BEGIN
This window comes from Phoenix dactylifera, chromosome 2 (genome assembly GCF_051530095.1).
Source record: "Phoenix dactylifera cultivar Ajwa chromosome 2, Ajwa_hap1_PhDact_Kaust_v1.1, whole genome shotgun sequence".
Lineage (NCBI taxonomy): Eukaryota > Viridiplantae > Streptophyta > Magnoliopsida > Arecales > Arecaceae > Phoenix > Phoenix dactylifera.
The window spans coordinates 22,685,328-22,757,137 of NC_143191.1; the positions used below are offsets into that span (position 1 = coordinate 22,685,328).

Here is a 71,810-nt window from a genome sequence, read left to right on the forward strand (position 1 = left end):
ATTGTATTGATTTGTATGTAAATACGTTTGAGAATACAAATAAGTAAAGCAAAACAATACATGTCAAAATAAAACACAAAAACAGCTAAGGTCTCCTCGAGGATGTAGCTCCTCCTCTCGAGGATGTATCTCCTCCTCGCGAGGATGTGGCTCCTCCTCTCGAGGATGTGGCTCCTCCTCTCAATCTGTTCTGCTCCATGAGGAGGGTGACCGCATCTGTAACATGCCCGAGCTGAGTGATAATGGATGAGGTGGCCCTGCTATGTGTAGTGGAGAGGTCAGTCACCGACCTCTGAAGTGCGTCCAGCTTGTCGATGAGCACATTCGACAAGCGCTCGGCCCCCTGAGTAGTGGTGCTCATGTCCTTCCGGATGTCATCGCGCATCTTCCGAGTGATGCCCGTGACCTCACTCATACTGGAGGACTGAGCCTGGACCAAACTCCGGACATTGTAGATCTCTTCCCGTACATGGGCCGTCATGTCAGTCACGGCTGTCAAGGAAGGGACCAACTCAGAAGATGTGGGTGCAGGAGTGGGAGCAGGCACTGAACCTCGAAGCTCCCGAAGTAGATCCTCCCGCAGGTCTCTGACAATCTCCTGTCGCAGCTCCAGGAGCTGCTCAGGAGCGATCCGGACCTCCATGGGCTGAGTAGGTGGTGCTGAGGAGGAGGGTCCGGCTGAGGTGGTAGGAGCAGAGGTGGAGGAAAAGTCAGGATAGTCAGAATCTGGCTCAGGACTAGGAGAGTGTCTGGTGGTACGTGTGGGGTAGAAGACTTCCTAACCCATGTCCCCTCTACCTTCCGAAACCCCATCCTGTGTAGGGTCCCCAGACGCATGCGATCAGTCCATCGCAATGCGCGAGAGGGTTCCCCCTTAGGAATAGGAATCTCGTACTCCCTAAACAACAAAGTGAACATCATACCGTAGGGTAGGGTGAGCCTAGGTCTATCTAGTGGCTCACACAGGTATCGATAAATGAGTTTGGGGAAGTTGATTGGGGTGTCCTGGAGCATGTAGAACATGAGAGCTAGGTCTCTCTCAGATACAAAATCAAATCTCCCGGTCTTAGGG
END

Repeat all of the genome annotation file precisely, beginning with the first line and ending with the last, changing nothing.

This window comes from Phoenix dactylifera, chromosome 2 (genome assembly GCF_051530095.1).
Source record: "Phoenix dactylifera cultivar Ajwa chromosome 2, Ajwa_hap1_PhDact_Kaust_v1.1, whole genome shotgun sequence".
Lineage (NCBI taxonomy): Eukaryota > Viridiplantae > Streptophyta > Magnoliopsida > Arecales > Arecaceae > Phoenix > Phoenix dactylifera.
The window spans coordinates 22,685,328-22,757,137 of NC_143191.1; the positions used below are offsets into that span (position 1 = coordinate 22,685,328).

Here is a 71,810-nt window from a genome sequence, read left to right on the forward strand (position 1 = left end):
ATTGTATTGATTTGTATGTAAATACGTTTGAGAATACAAATAAGTAAAGCAAAACAATACATGTCAAAATAAAACACAAAAACAGCTAAGGTCTCCTCGAGGATGTAGCTCCTCCTCTCGAGGATGTATCTCCTCCTCGCGAGGATGTGGCTCCTCCTCTCGAGGATGTGGCTCCTCCTCTCAATCTGTTCTGCTCCATGAGGAGGGTGACCGCATCTGTAACATGCCCGAGCTGAGTGATAATGGATGAGGTGGCCCTGCTATGTGTAGTGGAGAGGTCAGTCACCGACCTCTGAAGTGCGTCCAGCTTGTCGATGAGCACATTCGACAAGCGCTCGGCCCCCTGAGTAGTGGTGCTCATGTCCTTCCGGATGTCATCGCGCATCTTCCGAGTGATGCCCGTGACCTCACTCATACTGGAGGACTGAGCCTGGACCAAACTCCGGACATTGTAGATCTCTTCCCGTACATGGGCCGTCATGTCAGTCACGGCTGTCAAGGAAGGGACCAACTCAGAAGATGTGGGTGCAGGAGTGGGAGCAGGCACTGAACCTCGAAGCTCCCGAAGTAGATCCTCCCGCAGGTCTCTGACAATCTCCTGTCGCAGCTCCAGGAGCTGCTCAGGAGCGATCCGGACCTCCATGGGCTGAGTAGGTGGTGCTGAGGAGGAGGGTCCGGCTGAGGTGGTAGGAGCAGAGGTGGAGGAAAAGTCAGGATAGTCAGAATCTGGCTCAGGACTAGGAGAGTGTCTGGTGGTACGTGTGGGGTAGAAGACTTCCTAACCCATGTCCCCTCTACCTTCCGAAACCCCATCCTGTGTAGGGTCCCCAGACGCATGCGATCAGTCCATCGCAATGCGCGAGAGGGTTCCCCCTTAGGAATAGGAATCTCGTACTCCCTAAACAACAAAGTGAACATCATACCGTAGGGTAGGGTGAGCCTAGGTCTATCTAGTGGCTCACACAGGTATCGATAAATGAGTTTGGGGAAGTTGATTGGGGTGTCCTGGAGCATGTAGAACATGAGAGCTAGGTCTCTCTCAGATACAAAATCAAATCTCCCGGTCTTAGGG